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The question is, what is a prospect?
I asked the question because there is a difference between a suspect and a prospect. A suspect is a name that could be a prospect but you don't know yet. A prospect has a need for the product, a possible desire to own that product and the financial capability to implement that decision. You spend time with suspects, you invest time with prospects.
In this session, our goal is to create a profile of your ideal prospect so that you can identify the characteristics and demographics surrounding those that you have already closed and looking for similar entities to do business with.
For example, if within your existing customer base, your best customers are in a certain geographical area, you owe it to yourself to explore what other opportunities in the same geographic area. The same would hold true, if they belong to a trade association, everyone else in that association would be a warm called for you. Taking the time to find this information is important.
What does the ideal prospect look like for you?
To create this profile, you begin to think about your current customers, what similarities can you see in them? Do they have the same job title or are they from the same industry or the companies? All about the same size or location.
Don't forget, when you are building a profile of this ideal prospect, you must consider the company as well as yourself. Would this type of customer be the most profitable to the company for you to have a sales? Be a true success, the customer wins, the sales person wins, and the company must win. You need to make sure you are targeting the customers who give you the best return on your time invested.
Once you identify a prospect that fits the profile of a good customer of yours, you must contact that prospect with the intention of asking enough questions so that you can either;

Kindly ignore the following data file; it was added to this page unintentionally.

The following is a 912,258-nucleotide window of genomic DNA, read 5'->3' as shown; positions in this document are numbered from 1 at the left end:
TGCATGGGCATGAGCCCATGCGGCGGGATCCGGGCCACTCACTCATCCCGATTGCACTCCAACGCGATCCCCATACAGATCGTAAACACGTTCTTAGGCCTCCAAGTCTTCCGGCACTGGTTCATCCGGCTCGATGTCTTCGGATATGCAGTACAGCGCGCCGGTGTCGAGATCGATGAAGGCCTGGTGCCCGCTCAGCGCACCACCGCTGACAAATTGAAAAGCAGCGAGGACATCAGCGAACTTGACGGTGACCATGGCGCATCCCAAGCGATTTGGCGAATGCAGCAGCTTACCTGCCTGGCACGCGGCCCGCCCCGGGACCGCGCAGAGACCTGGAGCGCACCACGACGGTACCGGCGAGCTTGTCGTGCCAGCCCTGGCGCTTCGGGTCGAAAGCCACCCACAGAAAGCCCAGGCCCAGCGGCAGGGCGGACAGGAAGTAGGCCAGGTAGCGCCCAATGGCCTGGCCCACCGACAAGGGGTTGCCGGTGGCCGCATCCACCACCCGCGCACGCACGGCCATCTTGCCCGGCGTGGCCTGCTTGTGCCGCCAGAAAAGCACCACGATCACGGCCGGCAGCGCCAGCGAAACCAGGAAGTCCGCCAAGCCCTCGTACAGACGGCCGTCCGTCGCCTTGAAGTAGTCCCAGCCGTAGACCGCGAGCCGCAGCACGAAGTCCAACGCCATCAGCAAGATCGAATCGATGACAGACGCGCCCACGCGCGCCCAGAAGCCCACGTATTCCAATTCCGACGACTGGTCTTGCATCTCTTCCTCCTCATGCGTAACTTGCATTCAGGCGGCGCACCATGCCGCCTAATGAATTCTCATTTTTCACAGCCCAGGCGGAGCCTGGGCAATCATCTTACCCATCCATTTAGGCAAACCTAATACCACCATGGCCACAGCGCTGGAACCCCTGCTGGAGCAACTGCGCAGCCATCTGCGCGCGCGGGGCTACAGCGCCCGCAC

1. Turn him from a suspect to a prospect.
2. Disqualify him as a prospect so you can move on.
3. Find the real buyer or decision maker.
4. Sell your products.
Remember, a truly qualified prospect meets all these qualifications. They have the authority to buy, the ability to pay and an unmet need.
It's important not to push products on people who are not qualified prospect. It wastes time and damages their trust in you and your company, rather disqualify the prospect and move on to apply this information today create a profile of your best customer and begin to look for prospects that fit this profile.
Realizing, of course, that some prospects will buy that don't fit that profile. Use the profile as a sort of magnifying glass to help you zero in on the best people to spend your time with, even if you think you have the best product or service in the world, there are people out there who couldn't care less. Your job is to eliminate them quickly, so you can help the people who do need what you sell.
Mary Kay of Mary Kay Cosmetics once remarked concerning the fur coat the company awards to top sellers, "every hair on this coat represents a customer who said, no." She knew that if you keep eliminating the noes, you have more time for the yeses.
Differentiate between suspect and prospect, don't get confused between the two.
Always, always, always target the prospect and not the suspect.